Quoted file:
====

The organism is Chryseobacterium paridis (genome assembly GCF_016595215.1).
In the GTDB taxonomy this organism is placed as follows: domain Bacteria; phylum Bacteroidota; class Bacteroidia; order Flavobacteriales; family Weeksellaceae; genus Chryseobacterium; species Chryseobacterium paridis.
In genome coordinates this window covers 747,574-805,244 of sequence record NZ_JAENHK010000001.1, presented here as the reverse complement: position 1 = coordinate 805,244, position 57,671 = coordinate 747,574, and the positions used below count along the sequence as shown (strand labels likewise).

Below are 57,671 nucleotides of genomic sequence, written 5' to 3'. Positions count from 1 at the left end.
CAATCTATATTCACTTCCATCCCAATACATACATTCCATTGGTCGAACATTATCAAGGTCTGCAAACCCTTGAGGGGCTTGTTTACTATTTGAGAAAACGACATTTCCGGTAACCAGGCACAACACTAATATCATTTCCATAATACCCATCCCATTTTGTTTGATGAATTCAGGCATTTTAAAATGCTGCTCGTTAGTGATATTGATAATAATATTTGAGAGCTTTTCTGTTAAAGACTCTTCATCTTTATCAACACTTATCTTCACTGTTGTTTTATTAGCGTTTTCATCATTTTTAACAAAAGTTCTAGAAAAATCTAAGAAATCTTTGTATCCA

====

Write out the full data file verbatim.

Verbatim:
The organism is Chryseobacterium paridis (genome assembly GCF_016595215.1).
In the GTDB taxonomy this organism is placed as follows: domain Bacteria; phylum Bacteroidota; class Bacteroidia; order Flavobacteriales; family Weeksellaceae; genus Chryseobacterium; species Chryseobacterium paridis.
In genome coordinates this window covers 747,574-805,244 of sequence record NZ_JAENHK010000001.1, presented here as the reverse complement: position 1 = coordinate 805,244, position 57,671 = coordinate 747,574, and the positions used below count along the sequence as shown (strand labels likewise).

Below are 57,671 nucleotides of genomic sequence, written 5' to 3'. Positions count from 1 at the left end.
CAATCTATATTCACTTCCATCCCAATACATACATTCCATTGGTCGAACATTATCAAGGTCTGCAAACCCTTGAGGGGCTTGTTTACTATTTGAGAAAACGACATTTCCGGTAACCAGGCACAACACTAATATCATTTCCATAATACCCATCCCATTTTGTTTGATGAATTCAGGCATTTTAAAATGCTGCTCGTTAGTGATATTGATAATAATATTTGAGAGCTTTTCTGTTAAAGACTCTTCATCTTTATCAACACTTATCTTCACTGTTGTTTTATTAGCGTTTTCATCATTTTTAACAAAAGTTCTAGAAAAATCTAAGAAATCTTTGTATCCA